The Internet can be a wonderful and surprising place capable of so many amazing things. It can connect people across the globe, answer almost any question in a matter of a Google search, and, of course, it’s always good for a laugh — thanks to the abundance of cute cat videos and Joe Biden memes you’ll find there.
But there’s also a dark side to the Internet, one where hatred is easily shared and spread, and navigating that troll-infested territory can feel like walking across a field of landmines in the shape of an online comments section — especially if you’re a woman.
As an online feminist writer, I’ve been at the blunt end of internet bullying, and I can tell you one thing is for certain:
It doesn’t make you any stronger, but it can remind you of how strong you already are.
The Internet is a great forum for conversation and open discussion, one where every contributor feels like they have an equal say and a true opportunity to make their voices heard. Whether it’s in the comments section of a website, a conversation on Twitter, or in a chat room, the online world starts as an even playing field for everyone who logs on — the only problem is, it doesn’t stay that way for very long. Internet bullies — aka trolls — use the Internet as a place to spread hate, to instigate arguments, to stir the pot and work people up for their own entertainment.
It doesn’t take long after the trolls crawl out from under their bridges for this safe space that was intended for everyone to become a dangerous battlefield where no one and nothing is off limits.
Online bullies take many different shapes and forms. They appear in the comments section of websites to yell at and make fun of writers and readers alike. They show up in your inbox with hateful messages and personal insults tailored especially for you. They arrive in the form of Twitter notifications and Facebook messages to let you — and the rest of the online community — know exactly how the haters feel.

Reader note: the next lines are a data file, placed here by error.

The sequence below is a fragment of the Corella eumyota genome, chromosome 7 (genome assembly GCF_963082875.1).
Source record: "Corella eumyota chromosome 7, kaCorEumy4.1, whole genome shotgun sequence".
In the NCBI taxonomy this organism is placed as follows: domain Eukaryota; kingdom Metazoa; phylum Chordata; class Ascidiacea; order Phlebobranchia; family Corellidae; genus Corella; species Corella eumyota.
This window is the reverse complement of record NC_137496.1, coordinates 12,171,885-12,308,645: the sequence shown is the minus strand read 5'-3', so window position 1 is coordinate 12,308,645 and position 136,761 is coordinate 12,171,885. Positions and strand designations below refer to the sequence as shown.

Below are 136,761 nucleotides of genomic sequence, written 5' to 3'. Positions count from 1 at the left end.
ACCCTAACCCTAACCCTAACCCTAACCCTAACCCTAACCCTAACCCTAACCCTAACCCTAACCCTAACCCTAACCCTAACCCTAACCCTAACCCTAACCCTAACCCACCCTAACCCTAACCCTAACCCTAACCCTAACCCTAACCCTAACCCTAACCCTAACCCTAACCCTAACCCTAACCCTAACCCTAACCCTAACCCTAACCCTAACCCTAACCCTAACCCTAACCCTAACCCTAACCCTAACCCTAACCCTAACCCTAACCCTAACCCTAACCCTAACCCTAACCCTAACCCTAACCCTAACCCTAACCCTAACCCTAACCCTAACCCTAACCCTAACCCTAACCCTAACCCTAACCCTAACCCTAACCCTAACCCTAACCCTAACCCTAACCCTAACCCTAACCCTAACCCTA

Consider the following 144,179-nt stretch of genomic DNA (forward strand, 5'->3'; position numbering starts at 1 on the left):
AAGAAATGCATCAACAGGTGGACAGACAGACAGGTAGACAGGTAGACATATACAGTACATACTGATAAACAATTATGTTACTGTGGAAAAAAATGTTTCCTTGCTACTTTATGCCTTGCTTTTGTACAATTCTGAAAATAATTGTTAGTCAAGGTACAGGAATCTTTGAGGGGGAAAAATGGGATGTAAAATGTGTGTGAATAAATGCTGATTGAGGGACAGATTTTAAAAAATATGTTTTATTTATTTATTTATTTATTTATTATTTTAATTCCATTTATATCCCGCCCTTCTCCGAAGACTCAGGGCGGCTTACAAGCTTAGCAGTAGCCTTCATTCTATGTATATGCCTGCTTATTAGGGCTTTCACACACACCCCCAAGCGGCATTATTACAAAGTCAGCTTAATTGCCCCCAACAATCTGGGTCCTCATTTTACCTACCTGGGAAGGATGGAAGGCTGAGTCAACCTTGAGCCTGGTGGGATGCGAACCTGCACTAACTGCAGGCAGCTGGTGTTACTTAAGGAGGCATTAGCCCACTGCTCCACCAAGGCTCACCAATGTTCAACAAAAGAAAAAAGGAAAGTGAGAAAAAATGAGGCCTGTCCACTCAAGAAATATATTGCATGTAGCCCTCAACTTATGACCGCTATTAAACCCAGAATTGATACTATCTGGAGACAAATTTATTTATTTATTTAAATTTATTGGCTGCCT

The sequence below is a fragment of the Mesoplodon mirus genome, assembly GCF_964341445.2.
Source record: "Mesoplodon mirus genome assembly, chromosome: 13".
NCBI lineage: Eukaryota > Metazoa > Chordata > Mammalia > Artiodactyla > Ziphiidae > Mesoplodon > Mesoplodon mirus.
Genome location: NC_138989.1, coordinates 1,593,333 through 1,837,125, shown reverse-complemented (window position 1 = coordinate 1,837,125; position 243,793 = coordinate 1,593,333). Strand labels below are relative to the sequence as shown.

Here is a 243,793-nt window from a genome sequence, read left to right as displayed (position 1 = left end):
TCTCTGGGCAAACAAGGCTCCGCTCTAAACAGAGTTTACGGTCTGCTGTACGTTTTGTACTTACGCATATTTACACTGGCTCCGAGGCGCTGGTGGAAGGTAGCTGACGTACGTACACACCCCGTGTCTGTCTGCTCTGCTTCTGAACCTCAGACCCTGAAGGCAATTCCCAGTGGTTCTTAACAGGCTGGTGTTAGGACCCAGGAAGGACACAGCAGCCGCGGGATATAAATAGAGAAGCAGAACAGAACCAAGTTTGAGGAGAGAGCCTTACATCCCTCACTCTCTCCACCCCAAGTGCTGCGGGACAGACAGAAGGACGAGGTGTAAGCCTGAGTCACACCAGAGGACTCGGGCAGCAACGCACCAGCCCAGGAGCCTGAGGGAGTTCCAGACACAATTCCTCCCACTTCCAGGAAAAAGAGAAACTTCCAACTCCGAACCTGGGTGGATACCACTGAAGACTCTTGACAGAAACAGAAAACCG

They never show up in your real life, but when these nasty little trolls seep into every part of your Internet life, it feels like they’re all around you, suffocating you with constant reminders of all the ways you aren’t good enough, smart enough, or pretty enough. They become a constant whisper in your ear, one that says “you’re voice isn’t worth being heard.”
When you’re a woman, so much of the online bullying you find yourself the victim of is a direct result of your gender. The Internet has become one of the greatest weapons against women, a place where misogyny thrives and harassment is as simple as clicking a few keys.
I experienced my first dose of public online bullying within just a few weeks of beginning my career as an online writer.
After doing a round-up of feminist-centered fiction books, I received messages on my social media accounts telling me I was stupid, trying to convince me that feminism was dangerous, and blatantly insulting not just my beliefs about gender equality, but insulting me as a woman, as a person. Since then, I’ve been harassed and insulted more times than I can count. I’ve been called derogatory names, threatened physically and sexually, and even told to “go die alone already.”